When you privatize the gains of offshore oil drilling and mountaintop removal mining but socialize the losses in the form of a destroyed Gulf Coast, ruined mountains, acid rain, poisoned streams, lung disease, lost fishing and tourism industry etcetera etcetera, that is a freaking subsidy. Just sayin’.

And that’s not including actual, you know, subsidies that Senators throw hissy fits over when you take them away. Why are taxpayers putting $2.3 billion in coal subsidies?

But back to our story:

Steve Johnson, with LightWave Solar Electric, is worried about the program ending.

It has helped his company grow over the last few years from one person to 18, with a new hire coming in next week.

Without the various solar incentives — Tennessee state government doesn’t offer any for residences — jobs will likely be lost and the fledgling industry could start to slide, he said.

“They’re spending $3 billion cleaning up from coal,” Johnson said, referring to money spent on TVA’s Kingston coal ash spill and re-tooling its other ash sites.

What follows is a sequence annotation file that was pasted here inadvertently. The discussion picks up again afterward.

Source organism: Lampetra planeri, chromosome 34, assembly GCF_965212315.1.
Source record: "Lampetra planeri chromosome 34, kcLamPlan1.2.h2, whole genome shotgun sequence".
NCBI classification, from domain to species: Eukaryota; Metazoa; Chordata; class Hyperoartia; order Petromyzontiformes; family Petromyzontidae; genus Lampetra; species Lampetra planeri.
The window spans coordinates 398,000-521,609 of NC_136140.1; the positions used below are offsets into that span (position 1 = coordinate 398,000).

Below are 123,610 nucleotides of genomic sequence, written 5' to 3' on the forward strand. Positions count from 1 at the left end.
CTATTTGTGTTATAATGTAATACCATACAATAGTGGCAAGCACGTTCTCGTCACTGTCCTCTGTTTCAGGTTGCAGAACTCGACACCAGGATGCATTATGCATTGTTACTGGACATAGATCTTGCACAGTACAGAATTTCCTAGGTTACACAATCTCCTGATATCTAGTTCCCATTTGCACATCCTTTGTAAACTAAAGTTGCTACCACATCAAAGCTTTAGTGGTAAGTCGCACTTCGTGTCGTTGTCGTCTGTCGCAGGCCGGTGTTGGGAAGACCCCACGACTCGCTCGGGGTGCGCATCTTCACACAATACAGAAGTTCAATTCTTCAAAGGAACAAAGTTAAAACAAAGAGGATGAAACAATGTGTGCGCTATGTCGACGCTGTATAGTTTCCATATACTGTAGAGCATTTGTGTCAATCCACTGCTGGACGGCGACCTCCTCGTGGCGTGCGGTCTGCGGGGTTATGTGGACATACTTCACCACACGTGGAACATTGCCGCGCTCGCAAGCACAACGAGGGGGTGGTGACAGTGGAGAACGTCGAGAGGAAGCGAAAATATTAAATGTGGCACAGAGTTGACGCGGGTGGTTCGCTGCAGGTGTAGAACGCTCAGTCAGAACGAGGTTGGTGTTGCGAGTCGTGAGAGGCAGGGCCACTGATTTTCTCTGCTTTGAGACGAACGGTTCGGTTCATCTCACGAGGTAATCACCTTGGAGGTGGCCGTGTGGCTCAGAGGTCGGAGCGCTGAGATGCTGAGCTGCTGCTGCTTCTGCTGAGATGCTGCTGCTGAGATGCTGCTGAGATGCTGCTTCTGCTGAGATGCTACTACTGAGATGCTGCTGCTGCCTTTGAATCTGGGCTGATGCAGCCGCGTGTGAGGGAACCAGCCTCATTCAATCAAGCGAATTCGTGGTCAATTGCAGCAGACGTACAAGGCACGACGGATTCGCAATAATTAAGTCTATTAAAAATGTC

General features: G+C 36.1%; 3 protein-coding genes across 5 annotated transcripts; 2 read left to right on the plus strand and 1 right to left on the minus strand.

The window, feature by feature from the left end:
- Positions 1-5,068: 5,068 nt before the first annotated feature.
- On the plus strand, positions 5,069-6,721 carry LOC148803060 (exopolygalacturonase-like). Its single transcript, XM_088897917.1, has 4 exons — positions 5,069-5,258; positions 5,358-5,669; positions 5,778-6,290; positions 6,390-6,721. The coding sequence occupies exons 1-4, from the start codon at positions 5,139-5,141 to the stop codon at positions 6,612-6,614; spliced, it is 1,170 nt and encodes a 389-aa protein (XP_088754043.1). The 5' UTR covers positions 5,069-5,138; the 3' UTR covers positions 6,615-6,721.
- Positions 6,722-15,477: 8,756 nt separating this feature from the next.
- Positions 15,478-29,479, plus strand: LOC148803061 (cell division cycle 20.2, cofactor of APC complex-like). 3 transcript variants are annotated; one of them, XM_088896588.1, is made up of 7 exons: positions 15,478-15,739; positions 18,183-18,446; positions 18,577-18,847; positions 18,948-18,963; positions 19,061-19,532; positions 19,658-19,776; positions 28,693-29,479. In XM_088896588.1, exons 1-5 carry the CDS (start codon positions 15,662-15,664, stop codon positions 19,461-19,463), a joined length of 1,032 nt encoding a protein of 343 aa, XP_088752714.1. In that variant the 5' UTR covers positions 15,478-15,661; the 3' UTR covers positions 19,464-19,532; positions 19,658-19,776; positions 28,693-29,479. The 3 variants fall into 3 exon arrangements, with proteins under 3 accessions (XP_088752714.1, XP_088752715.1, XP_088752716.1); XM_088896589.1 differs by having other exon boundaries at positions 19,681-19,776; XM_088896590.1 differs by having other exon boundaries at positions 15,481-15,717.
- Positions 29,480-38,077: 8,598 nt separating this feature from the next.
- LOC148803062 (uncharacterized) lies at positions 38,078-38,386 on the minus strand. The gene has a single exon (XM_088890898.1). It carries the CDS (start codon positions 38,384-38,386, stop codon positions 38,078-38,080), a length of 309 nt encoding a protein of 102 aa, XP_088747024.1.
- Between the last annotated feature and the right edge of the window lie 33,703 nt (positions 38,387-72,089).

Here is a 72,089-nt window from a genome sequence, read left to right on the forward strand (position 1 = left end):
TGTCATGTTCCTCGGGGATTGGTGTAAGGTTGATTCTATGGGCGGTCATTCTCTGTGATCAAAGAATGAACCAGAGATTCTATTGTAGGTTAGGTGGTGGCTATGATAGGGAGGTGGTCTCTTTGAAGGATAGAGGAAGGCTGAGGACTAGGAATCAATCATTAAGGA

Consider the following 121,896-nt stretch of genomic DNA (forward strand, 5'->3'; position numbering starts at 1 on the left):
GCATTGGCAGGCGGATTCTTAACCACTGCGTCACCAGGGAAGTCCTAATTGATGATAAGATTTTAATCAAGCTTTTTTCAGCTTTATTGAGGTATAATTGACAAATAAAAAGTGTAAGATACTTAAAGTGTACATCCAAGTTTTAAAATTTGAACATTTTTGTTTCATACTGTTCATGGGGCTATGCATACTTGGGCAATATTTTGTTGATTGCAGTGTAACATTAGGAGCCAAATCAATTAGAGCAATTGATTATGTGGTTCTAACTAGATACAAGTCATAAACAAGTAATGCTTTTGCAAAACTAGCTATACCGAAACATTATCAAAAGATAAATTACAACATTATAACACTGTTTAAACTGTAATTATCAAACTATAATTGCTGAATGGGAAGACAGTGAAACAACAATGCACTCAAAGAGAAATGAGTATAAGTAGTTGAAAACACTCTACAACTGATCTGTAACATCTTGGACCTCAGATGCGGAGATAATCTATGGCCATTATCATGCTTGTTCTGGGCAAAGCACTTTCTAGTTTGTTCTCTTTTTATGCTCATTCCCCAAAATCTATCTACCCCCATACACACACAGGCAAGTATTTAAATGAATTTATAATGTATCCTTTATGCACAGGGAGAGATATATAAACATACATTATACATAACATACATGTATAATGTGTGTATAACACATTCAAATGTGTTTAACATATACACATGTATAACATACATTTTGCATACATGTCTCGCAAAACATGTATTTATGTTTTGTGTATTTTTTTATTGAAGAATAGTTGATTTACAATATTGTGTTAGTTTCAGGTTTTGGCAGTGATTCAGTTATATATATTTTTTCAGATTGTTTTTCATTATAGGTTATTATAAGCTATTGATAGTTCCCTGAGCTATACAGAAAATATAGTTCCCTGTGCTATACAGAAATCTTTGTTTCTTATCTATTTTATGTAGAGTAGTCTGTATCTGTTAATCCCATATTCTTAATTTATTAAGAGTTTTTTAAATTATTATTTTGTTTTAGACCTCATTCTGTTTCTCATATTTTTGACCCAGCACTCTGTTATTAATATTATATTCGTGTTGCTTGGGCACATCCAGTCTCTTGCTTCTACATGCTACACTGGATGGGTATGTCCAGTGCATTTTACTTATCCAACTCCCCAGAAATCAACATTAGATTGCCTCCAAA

“This $50 million is a drop in the bucket. It would be nice if we had a $3 billion budget because we would actually be producing electricity with it — cleanly.”

In the interest of full disclosure, as many of you know I am a Generation Partner and Lightwave installed my array. They are good people, and this is a good program. I hope TVA is true to its word and the moratorium is, indeed, temporary.

I just don’t understand why we are spending so much money propping up a dead, polluting, environmentally destructive energy system. Especially when it’s obvious that people want solar power. They want to get in on the new thing that is the wave of the future. Why are utilities putting up obstacles?

With every passing day it is more obvious that fossil fuels are an outmoded, old fashioned, inefficient, dying energy source. The future is in renewables and it’s happening whether TVA or politicians or anyone else likes it or not.

Here’s yet another example of how I know I’m right. Read this article about BP’s former refining chief Cynthia Warner–a Vanderbilt grad, I may add–who left BP in 2009 and is now president of Sapphire Energy, a company which makes liquid hydrocarbons from algae. Why?